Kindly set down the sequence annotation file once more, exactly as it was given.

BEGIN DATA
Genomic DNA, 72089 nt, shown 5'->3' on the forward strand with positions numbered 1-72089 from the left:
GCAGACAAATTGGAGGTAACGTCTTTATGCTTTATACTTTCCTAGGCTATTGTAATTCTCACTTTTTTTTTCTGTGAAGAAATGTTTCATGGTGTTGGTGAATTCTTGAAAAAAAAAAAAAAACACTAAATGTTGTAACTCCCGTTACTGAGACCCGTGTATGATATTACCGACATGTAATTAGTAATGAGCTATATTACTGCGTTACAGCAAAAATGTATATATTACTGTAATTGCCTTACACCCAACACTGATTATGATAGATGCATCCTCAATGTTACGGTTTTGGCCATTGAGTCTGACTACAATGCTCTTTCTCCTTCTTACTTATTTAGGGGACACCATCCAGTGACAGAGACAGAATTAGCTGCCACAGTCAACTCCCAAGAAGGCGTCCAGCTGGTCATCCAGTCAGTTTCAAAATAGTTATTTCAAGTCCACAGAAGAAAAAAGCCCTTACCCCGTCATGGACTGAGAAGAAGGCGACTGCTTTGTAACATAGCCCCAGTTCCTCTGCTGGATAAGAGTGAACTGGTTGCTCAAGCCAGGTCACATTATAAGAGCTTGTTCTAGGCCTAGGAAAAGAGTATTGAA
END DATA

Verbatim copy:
Genomic DNA, 72089 nt, shown 5'->3' on the forward strand with positions numbered 1-72089 from the left:
GCAGACAAATTGGAGGTAACGTCTTTATGCTTTATACTTTCCTAGGCTATTGTAATTCTCACTTTTTTTTTCTGTGAAGAAATGTTTCATGGTGTTGGTGAATTCTTGAAAAAAAAAAAAAAACACTAAATGTTGTAACTCCCGTTACTGAGACCCGTGTATGATATTACCGACATGTAATTAGTAATGAGCTATATTACTGCGTTACAGCAAAAATGTATATATTACTGTAATTGCCTTACACCCAACACTGATTATGATAGATGCATCCTCAATGTTACGGTTTTGGCCATTGAGTCTGACTACAATGCTCTTTCTCCTTCTTACTTATTTAGGGGACACCATCCAGTGACAGAGACAGAATTAGCTGCCACAGTCAACTCCCAAGAAGGCGTCCAGCTGGTCATCCAGTCAGTTTCAAAATAGTTATTTCAAGTCCACAGAAGAAAAAAGCCCTTACCCCGTCATGGACTGAGAAGAAGGCGACTGCTTTGTAACATAGCCCCAGTTCCTCTGCTGGATAAGAGTGAACTGGTTGCTCAAGCCAGGTCACATTATAAGAGCTTGTTCTAGGCCTAGGAAAAGAGTATTGAA